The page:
Marjolein en MaxA holiday photo of Max and Marjolein together (Photo: Marjolein Hartman) 

Your book generated a lot of attention. What was that like?
“I received so much positive attention and so many messages. I still remember that after the book was available for a couple of weeks it was almost a full-time job to answer all the apps, emails and cards. At a certain point I felt that things were good, that I was getting enough attention and could survive. But nobody gets that much attention as I did. If that amount of  attention is enough, it is still too little for all the other parents who have lost a child. You are simply lonely. A huge part of your life is gone and can never be filled.”

Did you pick up anything about Max’s student life at TU Delft?
“Almost nothing, ha ha. I never went to university. He could relate whole stories but I never understood them so we did not really talk about it. I remember how awful I found it when he joined the corps (student club) as I immediately had the picture of faternity boys. My son in the corps? Never! What went wrong? Ha ha.”

So did what you did see of his student time meet your image of frat boys?
“I was sometimes very annoyed. He would suddenly say ‘vo’, short for ‘bravo’. I then just wished he would behave normally. Terrible. But at the same time, I enjoyed seeing him develop. As a boy who never got this from home, he jumped right in. And after a year or two, he realised that it was not for him. He was finding his way and his journey made him truer to himself. He then even brought his childhood friend, Sam, who never went on to study, and other friends to TU Delft. His year group even had a special name for this: friends from before. They seemed to get on really well. This was typical Max, knowing something is not done and still doing it.”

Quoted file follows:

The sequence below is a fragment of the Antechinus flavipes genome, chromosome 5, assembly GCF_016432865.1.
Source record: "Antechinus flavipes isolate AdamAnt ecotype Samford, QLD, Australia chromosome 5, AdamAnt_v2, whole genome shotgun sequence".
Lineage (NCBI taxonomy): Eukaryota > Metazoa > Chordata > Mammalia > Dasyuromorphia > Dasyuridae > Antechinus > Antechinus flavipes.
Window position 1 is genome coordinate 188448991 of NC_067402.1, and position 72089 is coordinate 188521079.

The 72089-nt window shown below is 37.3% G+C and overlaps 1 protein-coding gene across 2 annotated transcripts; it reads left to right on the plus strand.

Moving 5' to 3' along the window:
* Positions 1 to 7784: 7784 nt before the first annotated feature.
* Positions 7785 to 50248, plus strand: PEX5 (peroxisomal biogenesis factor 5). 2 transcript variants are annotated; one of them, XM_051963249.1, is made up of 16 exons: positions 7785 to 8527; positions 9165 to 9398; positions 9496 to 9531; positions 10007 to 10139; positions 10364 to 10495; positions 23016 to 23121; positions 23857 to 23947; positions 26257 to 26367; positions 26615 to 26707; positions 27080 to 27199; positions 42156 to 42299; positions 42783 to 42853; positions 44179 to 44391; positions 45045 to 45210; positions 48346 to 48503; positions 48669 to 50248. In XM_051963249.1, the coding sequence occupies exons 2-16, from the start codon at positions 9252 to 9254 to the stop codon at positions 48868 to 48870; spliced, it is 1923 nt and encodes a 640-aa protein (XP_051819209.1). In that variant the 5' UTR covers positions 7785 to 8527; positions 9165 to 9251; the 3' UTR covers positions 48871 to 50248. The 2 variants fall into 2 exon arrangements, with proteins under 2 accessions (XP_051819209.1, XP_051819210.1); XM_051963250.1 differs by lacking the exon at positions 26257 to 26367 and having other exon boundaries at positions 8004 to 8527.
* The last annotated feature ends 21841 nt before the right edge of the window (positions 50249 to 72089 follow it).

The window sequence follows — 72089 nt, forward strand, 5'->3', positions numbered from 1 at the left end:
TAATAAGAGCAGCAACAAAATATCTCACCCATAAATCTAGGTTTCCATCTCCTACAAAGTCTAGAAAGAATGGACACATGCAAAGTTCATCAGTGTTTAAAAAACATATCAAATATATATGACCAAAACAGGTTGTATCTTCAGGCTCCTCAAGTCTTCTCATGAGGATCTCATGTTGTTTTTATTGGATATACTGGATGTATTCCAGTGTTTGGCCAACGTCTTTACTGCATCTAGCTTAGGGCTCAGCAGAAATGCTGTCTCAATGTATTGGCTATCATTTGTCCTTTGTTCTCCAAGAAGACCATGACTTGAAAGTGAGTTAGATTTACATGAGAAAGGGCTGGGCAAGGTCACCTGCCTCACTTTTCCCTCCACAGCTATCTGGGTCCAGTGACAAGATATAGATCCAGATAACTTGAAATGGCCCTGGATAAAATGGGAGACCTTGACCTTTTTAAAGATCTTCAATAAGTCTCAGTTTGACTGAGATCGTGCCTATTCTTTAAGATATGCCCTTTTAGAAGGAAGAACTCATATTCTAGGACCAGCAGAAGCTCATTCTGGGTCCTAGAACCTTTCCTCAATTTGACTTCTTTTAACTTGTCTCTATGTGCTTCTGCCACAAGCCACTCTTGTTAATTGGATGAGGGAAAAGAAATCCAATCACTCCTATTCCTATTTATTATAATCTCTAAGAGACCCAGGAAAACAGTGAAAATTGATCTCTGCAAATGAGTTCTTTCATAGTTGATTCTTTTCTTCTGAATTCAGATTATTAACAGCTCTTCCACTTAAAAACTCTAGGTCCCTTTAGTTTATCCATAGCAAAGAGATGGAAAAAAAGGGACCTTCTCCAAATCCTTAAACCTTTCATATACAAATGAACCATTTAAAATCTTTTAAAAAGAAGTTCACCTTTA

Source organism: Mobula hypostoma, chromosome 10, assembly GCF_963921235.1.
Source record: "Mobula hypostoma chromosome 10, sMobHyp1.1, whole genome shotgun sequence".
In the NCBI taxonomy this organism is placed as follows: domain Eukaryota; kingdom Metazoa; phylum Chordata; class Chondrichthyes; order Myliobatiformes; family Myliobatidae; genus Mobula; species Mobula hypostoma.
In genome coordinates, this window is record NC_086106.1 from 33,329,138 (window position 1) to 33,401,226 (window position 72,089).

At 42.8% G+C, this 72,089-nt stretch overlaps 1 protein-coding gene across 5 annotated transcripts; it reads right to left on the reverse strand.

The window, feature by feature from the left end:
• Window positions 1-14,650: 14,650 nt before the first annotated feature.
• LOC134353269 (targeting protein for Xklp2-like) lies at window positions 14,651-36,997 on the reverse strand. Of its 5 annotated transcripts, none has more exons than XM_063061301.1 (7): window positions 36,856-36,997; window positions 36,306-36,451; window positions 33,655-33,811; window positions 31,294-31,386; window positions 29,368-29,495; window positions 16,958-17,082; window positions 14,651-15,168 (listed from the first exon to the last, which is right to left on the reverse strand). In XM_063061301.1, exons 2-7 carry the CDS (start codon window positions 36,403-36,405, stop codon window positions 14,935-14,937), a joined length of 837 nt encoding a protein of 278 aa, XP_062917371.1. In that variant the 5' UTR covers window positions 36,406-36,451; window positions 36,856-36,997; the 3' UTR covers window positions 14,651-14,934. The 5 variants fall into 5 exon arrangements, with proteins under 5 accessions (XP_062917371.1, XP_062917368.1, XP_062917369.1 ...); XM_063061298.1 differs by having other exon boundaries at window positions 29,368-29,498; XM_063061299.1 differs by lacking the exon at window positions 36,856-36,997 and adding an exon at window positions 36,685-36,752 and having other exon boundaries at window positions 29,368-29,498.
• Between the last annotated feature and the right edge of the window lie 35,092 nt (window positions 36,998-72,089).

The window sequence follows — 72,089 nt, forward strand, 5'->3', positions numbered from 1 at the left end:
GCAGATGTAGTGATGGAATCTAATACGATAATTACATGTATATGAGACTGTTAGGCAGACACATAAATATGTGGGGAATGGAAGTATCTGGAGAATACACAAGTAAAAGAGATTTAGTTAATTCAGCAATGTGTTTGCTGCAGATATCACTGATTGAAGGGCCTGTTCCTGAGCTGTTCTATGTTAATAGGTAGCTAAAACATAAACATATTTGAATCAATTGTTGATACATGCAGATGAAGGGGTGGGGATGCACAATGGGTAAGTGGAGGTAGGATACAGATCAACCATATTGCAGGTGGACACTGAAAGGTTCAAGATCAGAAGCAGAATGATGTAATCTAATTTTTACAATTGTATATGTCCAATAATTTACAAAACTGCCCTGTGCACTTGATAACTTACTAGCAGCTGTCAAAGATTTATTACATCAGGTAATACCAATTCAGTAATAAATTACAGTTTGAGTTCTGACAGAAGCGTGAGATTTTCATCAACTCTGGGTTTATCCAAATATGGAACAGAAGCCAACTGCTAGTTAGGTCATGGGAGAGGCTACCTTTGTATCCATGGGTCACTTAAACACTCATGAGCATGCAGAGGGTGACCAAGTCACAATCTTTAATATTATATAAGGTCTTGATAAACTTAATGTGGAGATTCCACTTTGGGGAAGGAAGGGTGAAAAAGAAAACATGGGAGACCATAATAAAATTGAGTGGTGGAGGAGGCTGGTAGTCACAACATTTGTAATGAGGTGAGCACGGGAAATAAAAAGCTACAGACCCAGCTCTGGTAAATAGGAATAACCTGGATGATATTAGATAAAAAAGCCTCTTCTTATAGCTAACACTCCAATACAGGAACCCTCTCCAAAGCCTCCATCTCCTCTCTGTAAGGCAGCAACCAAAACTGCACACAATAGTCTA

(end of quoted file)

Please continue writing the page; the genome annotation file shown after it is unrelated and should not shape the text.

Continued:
At last year’s and this year’s remembrance there were a lot of TU Delft students. Do you still see them?
“For me, the students have merged into one being and ‘the students’ do keep coming. There were about 50 students at the remembrance. Everyone gave me a big hug and whispered sweet words in my ear. This does me a lot of good, even if it is just once a year. They are very open minded and are there for me. They ask honest open questions and of the whole group, no one has come to me with their grief, while older people around me do do that. They are special. Apparently, they can handle loss better. So I keep saying to them to keep being this way as people in my age group have lost this ability. Stay open and sweet. I hope that I have been able to win over a couple of hearts.”